Ravens offense both pointless and irrelevant


Ravens 17, Redskins 10

October 11, 2004|By DAVID STEELE

LANDOVER - They're going to get away with it.

It didn't look that way for the first four games of the season. It really didn't look that way last week against the Chiefs. But it sure looks that way now.

The Ravens are going to win with lots of defense, a healthy dose of special teams and no offense whatsoever.

"It's just that simple, the same things we've had the last four or five weeks," agreed Ray Lewis. He then ran off the aforementioned factors, or lack thereof, in the familiar formula. He did it a lot more diplomatically and with a lot more respect paid to his beleaguered comrades on the other side of the ball - and, in this case, the other side of the visiting locker room at FedEx Field.

The ingredients were the same, and so were the results. "We can live with it," Lewis concluded.

Why not, after what they pulled off with last night's 17-10 victory over the Redskins?

Although it was hideous to watch most of the evening, it was breathtaking in its own way. The Ravens offense produced two of the worst quarters imaginable, made a 10-0 halftime deficit seem like 20-0, and had a stadium filled with Joe Gibbs supporters turning back the clock a couple of decades.

But everyone in the building made the same mistake: They assumed that the outcome of this game actually had anything to do with what the Ravens did on offense. When it was all over, when the tables had been turned and flipped and scattered and shattered and the Redskins run out of their own stadium, that horrendous half by Kyle Boller, Jamal Lewis and their cohorts had been reduced to a mere speed bump by their own teammates.

Afterward, reporters lingered in the front portion of the Ravens' locker room only long enough to figure out where the back portion was, where the defense dressed. The masses funneled from one room to the other as if a plug had been pulled. How fitting.

In light of everything, the Ravens can probably live with that, too.

The Ravens' defense and the special teams pretty much rendered both offenses irrelevant - the Redskins' and their own. In the third quarter, they essentially told their counterparts, "Take a breather. We've got it covered."

And they went out and got it all covered. Ed Reed came up with another way to get his hands on the ball, as if he hadn't figured out enough ways in his relatively brief Ravens career. He covered ground on his strip-recovery-and-return as nimbly and efficiently as anyone did while the Ravens had the ball.

Then it was B.J. Sams' turn, making another kick coverage team look helpless, executing a fake handoff on a punt runback and again swallowing up yardage - and doing a tightrope act along the sideline that nearly did Reed's one better.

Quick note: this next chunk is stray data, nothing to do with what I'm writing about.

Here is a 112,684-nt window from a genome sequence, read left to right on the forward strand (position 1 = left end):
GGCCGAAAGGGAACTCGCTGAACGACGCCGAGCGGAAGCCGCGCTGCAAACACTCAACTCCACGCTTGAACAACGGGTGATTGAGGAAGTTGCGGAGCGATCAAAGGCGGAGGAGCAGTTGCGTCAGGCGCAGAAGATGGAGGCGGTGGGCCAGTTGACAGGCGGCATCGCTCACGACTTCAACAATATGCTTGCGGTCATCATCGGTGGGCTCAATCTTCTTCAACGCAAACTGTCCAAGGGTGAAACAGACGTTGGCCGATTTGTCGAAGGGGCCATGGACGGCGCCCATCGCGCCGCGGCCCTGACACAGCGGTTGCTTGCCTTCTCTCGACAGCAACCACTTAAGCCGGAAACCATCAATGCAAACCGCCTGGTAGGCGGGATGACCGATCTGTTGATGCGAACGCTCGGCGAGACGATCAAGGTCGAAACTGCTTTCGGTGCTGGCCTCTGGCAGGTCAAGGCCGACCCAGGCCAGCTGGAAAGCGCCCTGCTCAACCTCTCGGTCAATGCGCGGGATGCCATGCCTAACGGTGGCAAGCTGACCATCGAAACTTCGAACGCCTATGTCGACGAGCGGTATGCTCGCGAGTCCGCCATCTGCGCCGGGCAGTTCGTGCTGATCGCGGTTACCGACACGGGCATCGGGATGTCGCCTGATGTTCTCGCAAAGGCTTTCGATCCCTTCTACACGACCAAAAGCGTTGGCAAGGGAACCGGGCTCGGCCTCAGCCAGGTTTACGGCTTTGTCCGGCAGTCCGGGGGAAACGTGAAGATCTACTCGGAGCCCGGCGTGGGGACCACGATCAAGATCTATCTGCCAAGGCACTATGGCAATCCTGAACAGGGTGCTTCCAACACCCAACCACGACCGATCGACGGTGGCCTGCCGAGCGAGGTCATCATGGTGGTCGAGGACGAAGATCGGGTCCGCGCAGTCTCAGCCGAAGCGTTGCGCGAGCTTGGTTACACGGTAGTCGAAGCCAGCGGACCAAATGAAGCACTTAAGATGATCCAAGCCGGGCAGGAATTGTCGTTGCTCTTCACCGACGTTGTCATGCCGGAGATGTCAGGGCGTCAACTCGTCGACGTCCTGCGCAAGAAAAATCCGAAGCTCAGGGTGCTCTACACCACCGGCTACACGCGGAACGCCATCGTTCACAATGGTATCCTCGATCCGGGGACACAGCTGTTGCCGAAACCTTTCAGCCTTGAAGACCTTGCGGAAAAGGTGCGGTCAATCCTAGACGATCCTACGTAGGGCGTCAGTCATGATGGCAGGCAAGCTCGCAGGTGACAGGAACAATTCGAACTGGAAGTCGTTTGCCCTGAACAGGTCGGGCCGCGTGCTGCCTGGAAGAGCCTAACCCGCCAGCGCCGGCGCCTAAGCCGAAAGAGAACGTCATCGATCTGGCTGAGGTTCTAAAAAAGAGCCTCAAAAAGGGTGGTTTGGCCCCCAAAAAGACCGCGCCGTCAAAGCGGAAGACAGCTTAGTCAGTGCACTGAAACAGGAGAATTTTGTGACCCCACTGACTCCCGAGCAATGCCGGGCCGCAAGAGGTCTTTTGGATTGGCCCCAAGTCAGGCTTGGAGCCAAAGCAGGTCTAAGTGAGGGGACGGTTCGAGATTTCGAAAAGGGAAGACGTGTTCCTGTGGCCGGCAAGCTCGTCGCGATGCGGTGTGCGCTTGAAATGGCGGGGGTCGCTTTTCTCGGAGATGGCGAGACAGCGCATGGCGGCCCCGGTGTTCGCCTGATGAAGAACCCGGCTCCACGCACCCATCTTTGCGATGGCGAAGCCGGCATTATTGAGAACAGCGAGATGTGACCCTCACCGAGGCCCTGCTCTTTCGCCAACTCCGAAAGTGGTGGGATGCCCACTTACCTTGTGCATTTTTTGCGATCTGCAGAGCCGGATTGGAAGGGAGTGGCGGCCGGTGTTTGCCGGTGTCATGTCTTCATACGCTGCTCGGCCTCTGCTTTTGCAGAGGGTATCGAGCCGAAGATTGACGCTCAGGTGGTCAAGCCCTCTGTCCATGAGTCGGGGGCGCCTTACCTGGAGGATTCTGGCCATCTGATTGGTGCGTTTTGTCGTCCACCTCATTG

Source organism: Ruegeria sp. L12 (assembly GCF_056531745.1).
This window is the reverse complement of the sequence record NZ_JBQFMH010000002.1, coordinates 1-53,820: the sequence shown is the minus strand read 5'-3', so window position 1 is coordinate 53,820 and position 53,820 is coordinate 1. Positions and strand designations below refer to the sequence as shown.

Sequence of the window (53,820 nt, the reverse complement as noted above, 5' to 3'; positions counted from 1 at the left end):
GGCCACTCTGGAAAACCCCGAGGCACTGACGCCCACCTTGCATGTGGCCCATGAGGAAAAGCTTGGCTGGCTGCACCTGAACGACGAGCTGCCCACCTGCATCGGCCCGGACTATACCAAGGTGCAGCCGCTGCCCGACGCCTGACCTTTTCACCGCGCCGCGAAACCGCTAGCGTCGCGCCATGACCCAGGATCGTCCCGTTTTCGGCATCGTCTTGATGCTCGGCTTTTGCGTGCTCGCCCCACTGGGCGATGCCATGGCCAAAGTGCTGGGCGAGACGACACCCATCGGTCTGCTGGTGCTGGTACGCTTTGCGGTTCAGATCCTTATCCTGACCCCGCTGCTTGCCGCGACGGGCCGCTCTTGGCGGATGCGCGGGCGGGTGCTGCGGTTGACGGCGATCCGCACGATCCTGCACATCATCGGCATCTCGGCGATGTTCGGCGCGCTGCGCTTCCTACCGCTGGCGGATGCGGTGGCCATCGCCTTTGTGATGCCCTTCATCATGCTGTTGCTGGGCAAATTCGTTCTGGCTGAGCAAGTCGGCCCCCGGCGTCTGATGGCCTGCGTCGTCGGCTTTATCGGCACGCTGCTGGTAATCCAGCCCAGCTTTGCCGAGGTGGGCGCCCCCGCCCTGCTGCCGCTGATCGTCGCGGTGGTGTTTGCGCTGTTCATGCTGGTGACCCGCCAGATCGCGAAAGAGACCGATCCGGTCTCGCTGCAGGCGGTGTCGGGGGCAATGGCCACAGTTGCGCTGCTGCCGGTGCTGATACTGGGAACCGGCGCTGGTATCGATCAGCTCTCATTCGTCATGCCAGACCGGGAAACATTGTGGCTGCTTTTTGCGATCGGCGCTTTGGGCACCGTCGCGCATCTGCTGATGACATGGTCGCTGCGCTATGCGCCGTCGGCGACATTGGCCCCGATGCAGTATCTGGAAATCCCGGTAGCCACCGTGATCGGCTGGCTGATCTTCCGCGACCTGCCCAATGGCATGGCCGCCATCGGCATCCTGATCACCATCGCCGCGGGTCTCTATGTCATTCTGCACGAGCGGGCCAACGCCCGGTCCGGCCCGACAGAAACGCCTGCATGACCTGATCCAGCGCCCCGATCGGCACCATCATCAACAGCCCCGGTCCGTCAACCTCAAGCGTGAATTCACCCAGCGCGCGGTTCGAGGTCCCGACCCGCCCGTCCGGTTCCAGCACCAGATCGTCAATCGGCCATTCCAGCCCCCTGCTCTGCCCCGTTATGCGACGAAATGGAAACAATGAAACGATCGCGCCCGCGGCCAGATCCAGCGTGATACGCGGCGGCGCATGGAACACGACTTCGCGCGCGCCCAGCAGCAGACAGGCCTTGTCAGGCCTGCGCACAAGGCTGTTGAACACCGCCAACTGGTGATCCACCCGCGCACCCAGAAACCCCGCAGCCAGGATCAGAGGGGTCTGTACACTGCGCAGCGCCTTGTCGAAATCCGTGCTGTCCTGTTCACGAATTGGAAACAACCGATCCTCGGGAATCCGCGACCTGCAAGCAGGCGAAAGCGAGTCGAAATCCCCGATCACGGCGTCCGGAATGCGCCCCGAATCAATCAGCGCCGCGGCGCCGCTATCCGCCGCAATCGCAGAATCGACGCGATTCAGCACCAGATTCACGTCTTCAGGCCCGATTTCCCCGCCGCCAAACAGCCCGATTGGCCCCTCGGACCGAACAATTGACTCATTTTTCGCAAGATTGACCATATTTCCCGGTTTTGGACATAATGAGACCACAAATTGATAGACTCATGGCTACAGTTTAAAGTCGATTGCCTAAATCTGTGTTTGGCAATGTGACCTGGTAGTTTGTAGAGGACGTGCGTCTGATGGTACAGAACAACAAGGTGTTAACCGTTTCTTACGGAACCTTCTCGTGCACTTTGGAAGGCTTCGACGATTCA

And then, finally, at long last, there was Deion. It was just a matter of time, right? He got his hands on a few balls early, then got both hands on one, then held it aloft in triumph. While still returning it upfield, of course, but that's splitting hairs.

Don't ever let anyone tell you the Ravens don't know what to do with the ball. It just depends on which unit has it.

This all took place as the offense was running three plays in the first 13 minutes of the third quarter. The unit made it one of its better possessions of the game to that point simply by not turning it over. In turn, the defense and special teams kept imposing their will more and more.

In the end, those units managed to do the impossible: generate some genuine momentum on the other side of the ball. Jamal Lewis didn't start pounding it down the opposing team's throat in his usual manner - gaining 90 of his 116 yards - until he had a lead with which he could work.

For the rest of the month, the Ravens won't even have Jamal Lewis around to crush a defense's remaining spirit. That first half was the ugliest sign yet of what can happen if it's left to anyone besides Lewis to move the ball.

Yet in the end, it didn't matter. In the end, that 17-10 score looked as overwhelming as the 10-0 deficit had seemed. Now, less than a week after that gruesome Monday night loss, a 3-2 record going into the bye seems a little less disturbing. It's borderline encouraging, in fact. This is how they're going to have to win. Everyone in the NFL knows it. They win anyway.

The Ravens will have to keep getting away with it all the rest of the way, and trust that it's enough to make their Super Bowl talk legit.

They say they can live with it. So far, they're doing so.

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